Sailing near shore and at sea

Sailing at sea is totally different from sailing near shore. Before embarking on a sea voyage, planning and preparation will include studying charts, almanacs and navigation books and recent weather conditions of the route to be followed. In addition, food needs to be stocked, navigation instruments and the ship itself needs to be revised and the crew needs to be given exact directions on the jobs they need to perform (e.g. the watch; which is generally 4 hours on and 4 hours off, navigation, steering, rigging sails, ...). In addition, the crew needs to be well trained at working together and with the ship in question. Finally, the sailor must be mentally prepared for dealing with harsh situations. An alternative for those people may however be sailing near the coast, which still gives a certain amount of safety. Sailing near the coast can be done as a ship is always granted 'innocent passage' through the country (most countries usually claim up to 22 km (14 mi) off the coast). When this method is practiced however, one must still remember that if the ship needs to stop (e.g. for repairs), you will probably first need to go to a customs checkpoint to have your passport checked.


Cruisers use a variety of equipment and techniques to make their voyages possible, or simply more comfortable. The use of wind vane self steering was common on long distance cruising yachts but is increasingly being supplemented or replaced by electrical auto-pilots.

The solar panels on this 28-foot (8.5 m) yacht can keep her self-sufficient in electrical power.

Though in the past many cruisers had no means of generating electricity on board and depended on kerosene and dry-cell batteries, today electrical demands are much higher and nearly all cruisers have electrical devices such as lights, communications equipment and refrigeration. Although most boats can generate power from their inboard engines, an increasing number carry auxiliary generators. Carrying sufficient fuel to power engine and generator over a long voyage can be a problem, so many cruising boats are equipped with other ancillary generating devices such as solar panels, wind turbines and towed turbines.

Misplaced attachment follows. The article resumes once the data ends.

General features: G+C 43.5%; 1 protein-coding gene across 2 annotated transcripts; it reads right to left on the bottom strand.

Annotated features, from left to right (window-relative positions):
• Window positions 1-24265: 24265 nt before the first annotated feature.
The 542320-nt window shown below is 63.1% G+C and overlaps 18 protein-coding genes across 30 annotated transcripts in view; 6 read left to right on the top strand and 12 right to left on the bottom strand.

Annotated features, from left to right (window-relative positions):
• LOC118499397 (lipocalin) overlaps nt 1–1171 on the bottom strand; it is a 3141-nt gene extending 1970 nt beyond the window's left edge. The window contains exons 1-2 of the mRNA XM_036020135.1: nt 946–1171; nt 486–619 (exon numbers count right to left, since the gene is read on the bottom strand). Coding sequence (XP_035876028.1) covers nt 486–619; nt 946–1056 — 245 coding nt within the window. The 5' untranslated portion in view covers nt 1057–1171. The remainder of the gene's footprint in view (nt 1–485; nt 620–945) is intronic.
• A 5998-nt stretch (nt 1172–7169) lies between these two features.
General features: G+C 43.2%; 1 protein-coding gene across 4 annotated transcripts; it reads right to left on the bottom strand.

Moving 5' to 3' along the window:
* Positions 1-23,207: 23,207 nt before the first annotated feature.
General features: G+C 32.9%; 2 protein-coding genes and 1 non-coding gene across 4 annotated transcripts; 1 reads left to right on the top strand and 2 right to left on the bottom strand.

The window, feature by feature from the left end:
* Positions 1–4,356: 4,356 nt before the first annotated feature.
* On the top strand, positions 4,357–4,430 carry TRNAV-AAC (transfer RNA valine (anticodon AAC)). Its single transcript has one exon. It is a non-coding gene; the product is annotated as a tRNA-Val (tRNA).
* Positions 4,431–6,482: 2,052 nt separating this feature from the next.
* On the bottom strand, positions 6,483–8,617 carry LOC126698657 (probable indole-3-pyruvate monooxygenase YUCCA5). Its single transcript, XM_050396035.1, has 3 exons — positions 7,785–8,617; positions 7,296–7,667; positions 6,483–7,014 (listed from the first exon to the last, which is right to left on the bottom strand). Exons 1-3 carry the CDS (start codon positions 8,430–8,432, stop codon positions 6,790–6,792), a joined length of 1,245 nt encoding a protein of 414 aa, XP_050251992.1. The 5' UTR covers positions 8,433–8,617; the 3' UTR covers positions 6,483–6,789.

Satellite communications are becoming more common on cruising boats. Many boats are now equipped with satellite telephone systems; however, these systems can be expensive to use, and may operate only in certain areas. Many cruisers still use short wave maritime SSB and amateur radio, which has no running costs. These radios provide two-way voice communications, can receive weather fax graphics or GRIB files via a laptop computer, and with a compatible modem (e.g. PACTOR) can send and receive email at very slow speed. Such emails are usually limited to basic communication using plain text, without HTML formatting or attachments.

Awareness of impending weather conditions is particularly important to cruising sailors who are often far from safe harbours and need to steer clear of dangerous weather conditions. Most cruising boats are equipped with a barometer or a weather station that records barometric pressure as well as temperature and provides rudimentary forecasting. For more sophisticated weather forecasting, cruisers rely on their ability to receive forecasts by radio, phone or satellite.

Cruisers navigate using paper charts and radar. Modern yachts are often also equipped with a chartplotter which enables the use of electronic charts and is linked to GPS satellites that provide position reports. Some chartplotters have the ability to interface charts and radar images. Those that still wish to work with traditional charts as well as with GPS may do so using a Yeoman Plotter. Certain advanced sailing vessels have a completely automated sailing system which includes a plotter, as well as course correcting through a link with the ship's steering organs (e.g. sails, propeller). One such device can be found at the Maltese Falcon.